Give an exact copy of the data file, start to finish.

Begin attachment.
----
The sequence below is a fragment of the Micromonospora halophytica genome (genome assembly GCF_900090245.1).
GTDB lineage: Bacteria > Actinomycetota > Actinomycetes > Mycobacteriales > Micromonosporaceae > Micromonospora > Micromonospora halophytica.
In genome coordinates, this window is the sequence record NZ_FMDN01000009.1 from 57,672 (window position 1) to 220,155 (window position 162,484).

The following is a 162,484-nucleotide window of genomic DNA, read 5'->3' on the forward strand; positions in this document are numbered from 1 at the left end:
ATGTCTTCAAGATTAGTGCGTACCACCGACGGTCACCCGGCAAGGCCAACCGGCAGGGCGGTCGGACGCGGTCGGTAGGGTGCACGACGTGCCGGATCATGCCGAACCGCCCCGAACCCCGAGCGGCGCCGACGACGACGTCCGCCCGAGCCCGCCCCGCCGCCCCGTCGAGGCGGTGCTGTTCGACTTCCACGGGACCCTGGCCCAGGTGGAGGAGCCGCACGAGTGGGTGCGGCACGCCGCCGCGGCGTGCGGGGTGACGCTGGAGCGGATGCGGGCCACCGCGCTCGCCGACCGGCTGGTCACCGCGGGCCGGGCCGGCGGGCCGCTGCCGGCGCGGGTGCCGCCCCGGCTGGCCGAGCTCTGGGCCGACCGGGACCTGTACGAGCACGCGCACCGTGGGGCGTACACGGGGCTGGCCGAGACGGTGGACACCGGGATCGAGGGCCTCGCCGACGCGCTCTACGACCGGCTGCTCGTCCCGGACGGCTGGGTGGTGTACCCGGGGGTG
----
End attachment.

The sequence below is a fragment of the Micromonospora halophytica genome (genome assembly GCF_900090245.1).
GTDB lineage: Bacteria > Actinomycetota > Actinomycetes > Mycobacteriales > Micromonosporaceae > Micromonospora > Micromonospora halophytica.
In genome coordinates, this window is the sequence record NZ_FMDN01000009.1 from 57,672 (window position 1) to 220,155 (window position 162,484).

The following is a 162,484-nucleotide window of genomic DNA, read 5'->3' on the forward strand; positions in this document are numbered from 1 at the left end:
ATGTCTTCAAGATTAGTGCGTACCACCGACGGTCACCCGGCAAGGCCAACCGGCAGGGCGGTCGGACGCGGTCGGTAGGGTGCACGACGTGCCGGATCATGCCGAACCGCCCCGAACCCCGAGCGGCGCCGACGACGACGTCCGCCCGAGCCCGCCCCGCCGCCCCGTCGAGGCGGTGCTGTTCGACTTCCACGGGACCCTGGCCCAGGTGGAGGAGCCGCACGAGTGGGTGCGGCACGCCGCCGCGGCGTGCGGGGTGACGCTGGAGCGGATGCGGGCCACCGCGCTCGCCGACCGGCTGGTCACCGCGGGCCGGGCCGGCGGGCCGCTGCCGGCGCGGGTGCCGCCCCGGCTGGCCGAGCTCTGGGCCGACCGGGACCTGTACGAGCACGCGCACCGTGGGGCGTACACGGGGCTGGCCGAGACGGTGGACACCGGGATCGAGGGCCTCGCCGACGCGCTCTACGACCGGCTGCTCGTCCCGGACGGCTGGGTGGTGTACCCGGGGGTG